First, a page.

New York 24th April 1783
It is with great satisfaction that I receive notice, by your letter of the 21st instant, of arrangements being taken for the immediate release of the prisoners, and I am to acknowledge with thanks the different options you have been pleased to give me as to the more convenient execution of this measure; but considering the quantity of tonnage necessary for the evacuation of this place, and that most part of what we have at hand is now actually employed in this business, and in the removing incumbrances which must be sent off previous to our departure, I am reduced to the necessity of adopting the march of those prisoners by land, and I shall accordingly avail myself of your Excellency’s passport, and acquaint the Minister at War of the choice I am obliged to make, and the reasons of it.
I cannot decline the personal interview proposed by your Excellency, and purpose being in a frigate, as near Tappan as may be, where I understand you mean to lodge. If I hear nothing from you to occasion an alteration, I intend being up on the 5th of May, accompanied by a smaller vessel or two, for the accomodation of Lieutenant Governor Elliot, Chief Justice William Smith, and part of my family; but I am to apprize your Excellency, that I have for some time expected Sir Charles Grey, who has been appointed to this command, and I have reason to think he has been detained only to bring out the final arrangements. My letters were hastened out to announce the ratification of the preliminary articles, and to put an end to all hostilities, so that I submit it to your Excellency’s choice, either to let the interview take place on the 5th of May, or to defer it until after the next arrival from England. I am with much consideration Your Excellency’s Most obedient and Most humble Servant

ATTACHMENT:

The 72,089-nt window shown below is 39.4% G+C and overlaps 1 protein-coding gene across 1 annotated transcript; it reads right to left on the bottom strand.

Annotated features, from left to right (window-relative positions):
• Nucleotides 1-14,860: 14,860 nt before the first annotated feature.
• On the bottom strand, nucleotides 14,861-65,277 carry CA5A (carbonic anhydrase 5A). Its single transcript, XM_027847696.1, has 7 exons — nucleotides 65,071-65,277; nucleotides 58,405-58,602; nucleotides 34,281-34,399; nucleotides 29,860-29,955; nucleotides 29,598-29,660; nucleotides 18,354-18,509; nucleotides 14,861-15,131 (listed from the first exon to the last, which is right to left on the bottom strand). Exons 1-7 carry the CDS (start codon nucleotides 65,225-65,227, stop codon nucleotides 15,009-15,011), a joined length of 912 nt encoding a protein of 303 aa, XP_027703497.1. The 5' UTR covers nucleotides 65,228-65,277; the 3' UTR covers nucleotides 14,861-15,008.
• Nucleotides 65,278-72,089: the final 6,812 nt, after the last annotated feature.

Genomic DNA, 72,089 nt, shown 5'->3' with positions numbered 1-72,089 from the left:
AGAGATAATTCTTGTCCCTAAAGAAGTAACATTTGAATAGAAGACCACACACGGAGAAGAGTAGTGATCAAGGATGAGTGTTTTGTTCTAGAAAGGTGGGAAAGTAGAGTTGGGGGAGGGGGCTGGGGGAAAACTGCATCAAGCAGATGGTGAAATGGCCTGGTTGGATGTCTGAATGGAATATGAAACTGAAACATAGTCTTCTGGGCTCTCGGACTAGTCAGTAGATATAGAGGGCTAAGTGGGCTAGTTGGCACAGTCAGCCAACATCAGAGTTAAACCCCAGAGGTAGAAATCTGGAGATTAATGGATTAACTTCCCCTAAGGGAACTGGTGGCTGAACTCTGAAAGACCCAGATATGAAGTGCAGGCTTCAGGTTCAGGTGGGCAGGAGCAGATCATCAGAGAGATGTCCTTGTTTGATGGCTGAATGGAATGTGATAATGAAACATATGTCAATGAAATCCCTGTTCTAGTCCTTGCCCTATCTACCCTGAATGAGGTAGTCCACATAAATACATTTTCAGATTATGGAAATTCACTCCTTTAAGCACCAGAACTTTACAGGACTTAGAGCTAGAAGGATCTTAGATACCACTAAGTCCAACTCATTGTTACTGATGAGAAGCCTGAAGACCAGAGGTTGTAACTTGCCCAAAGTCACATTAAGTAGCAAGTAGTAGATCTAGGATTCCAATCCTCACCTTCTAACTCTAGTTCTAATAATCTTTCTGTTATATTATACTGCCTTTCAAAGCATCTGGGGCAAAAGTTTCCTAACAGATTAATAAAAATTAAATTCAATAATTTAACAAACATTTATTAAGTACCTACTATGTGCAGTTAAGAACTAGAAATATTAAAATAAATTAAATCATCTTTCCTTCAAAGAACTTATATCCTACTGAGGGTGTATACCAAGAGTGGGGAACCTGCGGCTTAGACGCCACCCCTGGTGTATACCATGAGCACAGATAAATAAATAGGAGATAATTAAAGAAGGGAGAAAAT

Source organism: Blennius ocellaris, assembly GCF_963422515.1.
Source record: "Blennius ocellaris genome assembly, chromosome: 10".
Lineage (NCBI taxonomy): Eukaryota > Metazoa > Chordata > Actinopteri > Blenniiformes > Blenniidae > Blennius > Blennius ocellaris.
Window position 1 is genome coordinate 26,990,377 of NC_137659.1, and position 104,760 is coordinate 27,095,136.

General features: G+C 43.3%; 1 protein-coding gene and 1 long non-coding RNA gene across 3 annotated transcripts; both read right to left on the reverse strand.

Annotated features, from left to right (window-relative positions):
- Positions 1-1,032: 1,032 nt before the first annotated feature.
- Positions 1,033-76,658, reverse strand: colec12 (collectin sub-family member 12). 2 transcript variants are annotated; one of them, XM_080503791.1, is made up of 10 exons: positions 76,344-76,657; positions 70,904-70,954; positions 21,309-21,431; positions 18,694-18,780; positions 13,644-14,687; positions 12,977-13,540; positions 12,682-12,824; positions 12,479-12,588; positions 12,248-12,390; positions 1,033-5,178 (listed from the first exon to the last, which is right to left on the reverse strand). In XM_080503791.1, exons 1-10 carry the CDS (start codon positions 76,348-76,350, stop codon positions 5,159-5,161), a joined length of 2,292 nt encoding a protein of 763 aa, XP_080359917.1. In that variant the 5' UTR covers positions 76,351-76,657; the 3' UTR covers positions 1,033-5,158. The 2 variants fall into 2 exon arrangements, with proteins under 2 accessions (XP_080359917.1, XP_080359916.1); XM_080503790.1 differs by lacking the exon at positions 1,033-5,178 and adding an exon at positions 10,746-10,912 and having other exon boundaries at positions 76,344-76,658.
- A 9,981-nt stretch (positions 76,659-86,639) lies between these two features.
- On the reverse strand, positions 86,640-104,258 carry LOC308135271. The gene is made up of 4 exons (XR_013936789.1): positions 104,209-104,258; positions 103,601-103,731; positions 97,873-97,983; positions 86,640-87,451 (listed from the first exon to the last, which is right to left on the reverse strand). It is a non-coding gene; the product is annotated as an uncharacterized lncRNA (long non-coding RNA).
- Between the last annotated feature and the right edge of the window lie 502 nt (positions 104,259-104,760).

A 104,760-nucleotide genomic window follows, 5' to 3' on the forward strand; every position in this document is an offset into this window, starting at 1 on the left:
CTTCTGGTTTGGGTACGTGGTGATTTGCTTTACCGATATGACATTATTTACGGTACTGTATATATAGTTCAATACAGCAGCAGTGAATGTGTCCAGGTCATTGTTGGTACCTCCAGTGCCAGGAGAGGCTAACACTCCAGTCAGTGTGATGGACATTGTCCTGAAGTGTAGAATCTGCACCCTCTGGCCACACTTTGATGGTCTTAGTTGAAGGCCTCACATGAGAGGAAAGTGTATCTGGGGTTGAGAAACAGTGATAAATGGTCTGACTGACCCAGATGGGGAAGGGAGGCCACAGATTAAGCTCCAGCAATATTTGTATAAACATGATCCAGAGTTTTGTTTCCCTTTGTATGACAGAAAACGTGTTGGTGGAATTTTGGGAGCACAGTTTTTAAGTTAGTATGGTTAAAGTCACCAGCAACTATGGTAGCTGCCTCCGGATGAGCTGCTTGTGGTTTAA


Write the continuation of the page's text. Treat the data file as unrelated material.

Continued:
DLC: Papers of George Washington.